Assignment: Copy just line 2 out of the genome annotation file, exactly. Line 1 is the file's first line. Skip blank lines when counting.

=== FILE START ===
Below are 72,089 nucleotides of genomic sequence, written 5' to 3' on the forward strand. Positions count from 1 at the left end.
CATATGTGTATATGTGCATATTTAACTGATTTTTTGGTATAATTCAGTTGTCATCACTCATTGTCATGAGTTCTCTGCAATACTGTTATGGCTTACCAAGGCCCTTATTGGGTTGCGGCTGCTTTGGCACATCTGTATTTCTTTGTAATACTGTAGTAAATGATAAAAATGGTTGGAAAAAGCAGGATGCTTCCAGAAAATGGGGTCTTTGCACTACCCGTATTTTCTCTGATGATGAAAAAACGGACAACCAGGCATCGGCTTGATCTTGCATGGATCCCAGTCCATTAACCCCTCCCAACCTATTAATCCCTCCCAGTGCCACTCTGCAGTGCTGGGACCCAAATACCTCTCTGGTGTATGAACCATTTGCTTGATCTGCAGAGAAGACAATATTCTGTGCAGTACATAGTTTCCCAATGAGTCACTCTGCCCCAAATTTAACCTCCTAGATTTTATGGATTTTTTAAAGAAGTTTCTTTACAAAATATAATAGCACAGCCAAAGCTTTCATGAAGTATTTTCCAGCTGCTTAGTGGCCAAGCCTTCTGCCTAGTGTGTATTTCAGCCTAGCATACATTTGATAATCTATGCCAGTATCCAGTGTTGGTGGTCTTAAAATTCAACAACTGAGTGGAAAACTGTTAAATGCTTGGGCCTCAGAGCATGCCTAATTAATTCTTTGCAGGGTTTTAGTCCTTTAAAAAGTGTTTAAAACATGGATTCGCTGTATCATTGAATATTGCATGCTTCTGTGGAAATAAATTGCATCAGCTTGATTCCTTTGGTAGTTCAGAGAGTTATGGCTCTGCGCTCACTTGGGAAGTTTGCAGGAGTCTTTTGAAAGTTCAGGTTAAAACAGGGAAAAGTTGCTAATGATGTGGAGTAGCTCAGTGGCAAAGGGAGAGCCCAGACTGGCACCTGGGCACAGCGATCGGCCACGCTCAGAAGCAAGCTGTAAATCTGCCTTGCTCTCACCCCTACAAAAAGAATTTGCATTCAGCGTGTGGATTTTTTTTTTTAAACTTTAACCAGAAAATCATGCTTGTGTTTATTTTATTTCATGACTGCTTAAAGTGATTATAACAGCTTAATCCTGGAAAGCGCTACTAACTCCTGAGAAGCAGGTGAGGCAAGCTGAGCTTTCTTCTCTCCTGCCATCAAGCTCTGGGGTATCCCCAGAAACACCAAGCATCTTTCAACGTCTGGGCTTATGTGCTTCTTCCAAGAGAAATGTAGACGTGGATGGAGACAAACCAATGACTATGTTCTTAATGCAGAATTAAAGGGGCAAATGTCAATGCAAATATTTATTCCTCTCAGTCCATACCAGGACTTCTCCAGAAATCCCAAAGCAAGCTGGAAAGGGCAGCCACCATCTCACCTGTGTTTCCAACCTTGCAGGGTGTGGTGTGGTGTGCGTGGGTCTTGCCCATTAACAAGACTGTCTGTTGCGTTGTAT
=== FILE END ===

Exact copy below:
CATATGTGTATATGTGCATATTTAACTGATTTTTTGGTATAATTCAGTTGTCATCACTCATTGTCATGAGTTCTCTGCAATACTGTTATGGCTTACCAAGGCCCTTATTGGGTTGCGGCTGCTTTGGCACATCTGTATTTCTTTGTAATACTGTAGTAAATGATAAAAATGGTTGGAAAAAGCAGGATGCTTCCAGAAAATGGGGTCTTTGCACTACCCGTATTTTCTCTGATGATGAAAAAACGGACAACCAGGCATCGGCTTGATCTTGCATGGATCCCAGTCCATTAACCCCTCCCAACCTATTAATCCCTCCCAGTGCCACTCTGCAGTGCTGGGACCCAAATACCTCTCTGGTGTATGAACCATTTGCTTGATCTGCAGAGAAGACAATATTCTGTGCAGTACATAGTTTCCCAATGAGTCACTCTGCCCCAAATTTAACCTCCTAGATTTTATGGATTTTTTAAAGAAGTTTCTTTACAAAATATAATAGCACAGCCAAAGCTTTCATGAAGTATTTTCCAGCTGCTTAGTGGCCAAGCCTTCTGCCTAGTGTGTATTTCAGCCTAGCATACATTTGATAATCTATGCCAGTATCCAGTGTTGGTGGTCTTAAAATTCAACAACTGAGTGGAAAACTGTTAAATGCTTGGGCCTCAGAGCATGCCTAATTAATTCTTTGCAGGGTTTTAGTCCTTTAAAAAGTGTTTAAAACATGGATTCGCTGTATCATTGAATATTGCATGCTTCTGTGGAAATAAATTGCATCAGCTTGATTCCTTTGGTAGTTCAGAGAGTTATGGCTCTGCGCTCACTTGGGAAGTTTGCAGGAGTCTTTTGAAAGTTCAGGTTAAAACAGGGAAAAGTTGCTAATGATGTGGAGTAGCTCAGTGGCAAAGGGAGAGCCCAGACTGGCACCTGGGCACAGCGATCGGCCACGCTCAGAAGCAAGCTGTAAATCTGCCTTGCTCTCACCCCTACAAAAAGAATTTGCATTCAGCGTGTGGATTTTTTTTTTTAAACTTTAACCAGAAAATCATGCTTGTGTTTATTTTATTTCATGACTGCTTAAAGTGATTATAACAGCTTAATCCTGGAAAGCGCTACTAACTCCTGAGAAGCAGGTGAGGCAAGCTGAGCTTTCTTCTCTCCTGCCATCAAGCTCTGGGGTATCCCCAGAAACACCAAGCATCTTTCAACGTCTGGGCTTATGTGCTTCTTCCAAGAGAAATGTAGACGTGGATGGAGACAAACCAATGACTATGTTCTTAATGCAGAATTAAAGGGGCAAATGTCAATGCAAATATTTATTCCTCTCAGTCCATACCAGGACTTCTCCAGAAATCCCAAAGCAAGCTGGAAAGGGCAGCCACCATCTCACCTGTGTTTCCAACCTTGCAGGGTGTGGTGTGGTGTGCGTGGGTCTTGCCCATTAACAAGACTGTCTGTTGCGTTGTAT